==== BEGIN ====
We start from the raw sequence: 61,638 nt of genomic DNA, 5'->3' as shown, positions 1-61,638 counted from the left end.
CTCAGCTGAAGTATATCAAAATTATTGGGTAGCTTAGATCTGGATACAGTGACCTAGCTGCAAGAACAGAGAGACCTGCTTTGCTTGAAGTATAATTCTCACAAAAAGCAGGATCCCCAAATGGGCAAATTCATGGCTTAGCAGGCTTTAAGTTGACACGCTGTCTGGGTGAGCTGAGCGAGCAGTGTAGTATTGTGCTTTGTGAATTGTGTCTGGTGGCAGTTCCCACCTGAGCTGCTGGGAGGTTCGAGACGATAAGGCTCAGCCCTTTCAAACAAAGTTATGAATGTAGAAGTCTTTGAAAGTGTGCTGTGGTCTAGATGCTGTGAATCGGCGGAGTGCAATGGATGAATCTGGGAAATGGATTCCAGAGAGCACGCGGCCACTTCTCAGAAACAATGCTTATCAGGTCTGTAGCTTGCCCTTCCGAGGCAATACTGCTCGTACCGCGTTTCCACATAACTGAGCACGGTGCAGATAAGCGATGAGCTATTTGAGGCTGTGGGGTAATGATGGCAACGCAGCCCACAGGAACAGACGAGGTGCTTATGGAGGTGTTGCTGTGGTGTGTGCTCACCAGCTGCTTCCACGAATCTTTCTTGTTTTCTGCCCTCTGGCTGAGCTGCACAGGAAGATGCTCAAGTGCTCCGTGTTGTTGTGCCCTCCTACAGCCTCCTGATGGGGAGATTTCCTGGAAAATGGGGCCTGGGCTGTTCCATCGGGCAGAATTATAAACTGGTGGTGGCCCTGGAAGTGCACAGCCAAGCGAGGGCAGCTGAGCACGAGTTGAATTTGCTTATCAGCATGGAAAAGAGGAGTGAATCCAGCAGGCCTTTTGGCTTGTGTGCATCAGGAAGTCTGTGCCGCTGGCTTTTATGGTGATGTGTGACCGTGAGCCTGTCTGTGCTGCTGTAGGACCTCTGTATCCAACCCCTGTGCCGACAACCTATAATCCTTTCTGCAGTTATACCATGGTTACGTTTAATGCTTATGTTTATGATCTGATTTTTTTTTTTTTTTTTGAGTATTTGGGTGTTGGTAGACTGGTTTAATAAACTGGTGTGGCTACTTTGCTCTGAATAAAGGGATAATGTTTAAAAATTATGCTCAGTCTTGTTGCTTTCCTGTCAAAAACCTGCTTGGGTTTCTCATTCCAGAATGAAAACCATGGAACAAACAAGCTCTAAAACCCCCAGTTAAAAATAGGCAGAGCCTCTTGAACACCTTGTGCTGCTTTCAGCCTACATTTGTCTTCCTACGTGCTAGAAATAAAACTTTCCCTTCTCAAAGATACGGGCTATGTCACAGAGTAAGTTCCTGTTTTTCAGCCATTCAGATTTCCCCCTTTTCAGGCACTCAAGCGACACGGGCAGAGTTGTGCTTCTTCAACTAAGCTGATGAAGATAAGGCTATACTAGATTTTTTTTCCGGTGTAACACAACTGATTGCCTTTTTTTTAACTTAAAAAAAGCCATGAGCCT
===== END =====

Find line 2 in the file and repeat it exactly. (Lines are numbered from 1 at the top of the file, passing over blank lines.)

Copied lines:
CTCAGCTGAAGTATATCAAAATTATTGGGTAGCTTAGATCTGGATACAGTGACCTAGCTGCAAGAACAGAGAGACCTGCTTTGCTTGAAGTATAATTCTCACAAAAAGCAGGATCCCCAAATGGGCAAATTCATGGCTTAGCAGGCTTTAAGTTGACACGCTGTCTGGGTGAGCTGAGCGAGCAGTGTAGTATTGTGCTTTGTGAATTGTGTCTGGTGGCAGTTCCCACCTGAGCTGCTGGGAGGTTCGAGACGATAAGGCTCAGCCCTTTCAAACAAAGTTATGAATGTAGAAGTCTTTGAAAGTGTGCTGTGGTCTAGATGCTGTGAATCGGCGGAGTGCAATGGATGAATCTGGGAAATGGATTCCAGAGAGCACGCGGCCACTTCTCAGAAACAATGCTTATCAGGTCTGTAGCTTGCCCTTCCGAGGCAATACTGCTCGTACCGCGTTTCCACATAACTGAGCACGGTGCAGATAAGCGATGAGCTATTTGAGGCTGTGGGGTAATGATGGCAACGCAGCCCACAGGAACAGACGAGGTGCTTATGGAGGTGTTGCTGTGGTGTGTGCTCACCAGCTGCTTCCACGAATCTTTCTTGTTTTCTGCCCTCTGGCTGAGCTGCACAGGAAGATGCTCAAGTGCTCCGTGTTGTTGTGCCCTCCTACAGCCTCCTGATGGGGAGATTTCCTGGAAAATGGGGCCTGGGCTGTTCCATCGGGCAGAATTATAAACTGGTGGTGGCCCTGGAAGTGCACAGCCAAGCGAGGGCAGCTGAGCACGAGTTGAATTTGCTTATCAGCATGGAAAAGAGGAGTGAATCCAGCAGGCCTTTTGGCTTGTGTGCATCAGGAAGTCTGTGCCGCTGGCTTTTATGGTGATGTGTGACCGTGAGCCTGTCTGTGCTGCTGTAGGACCTCTGTATCCAACCCCTGTGCCGACAACCTATAATCCTTTCTGCAGTTATACCATGGTTACGTTTAATGCTTATGTTTATGATCTGATTTTTTTTTTTTTTTTTGAGTATTTGGGTGTTGGTAGACTGGTTTAATAAACTGGTGTGGCTACTTTGCTCTGAATAAAGGGATAATGTTTAAAAATTATGCTCAGTCTTGTTGCTTTCCTGTCAAAAACCTGCTTGGGTTTCTCATTCCAGAATGAAAACCATGGAACAAACAAGCTCTAAAACCCCCAGTTAAAAATAGGCAGAGCCTCTTGAACACCTTGTGCTGCTTTCAGCCTACATTTGTCTTCCTACGTGCTAGAAATAAAACTTTCCCTTCTCAAAGATACGGGCTATGTCACAGAGTAAGTTCCTGTTTTTCAGCCATTCAGATTTCCCCCTTTTCAGGCACTCAAGCGACACGGGCAGAGTTGTGCTTCTTCAACTAAGCTGATGAAGATAAGGCTATACTAGATTTTTTTTCCGGTGTAACACAACTGATTGCCTTTTTTTTAACTTAAAAAAAGCCATGAGCCT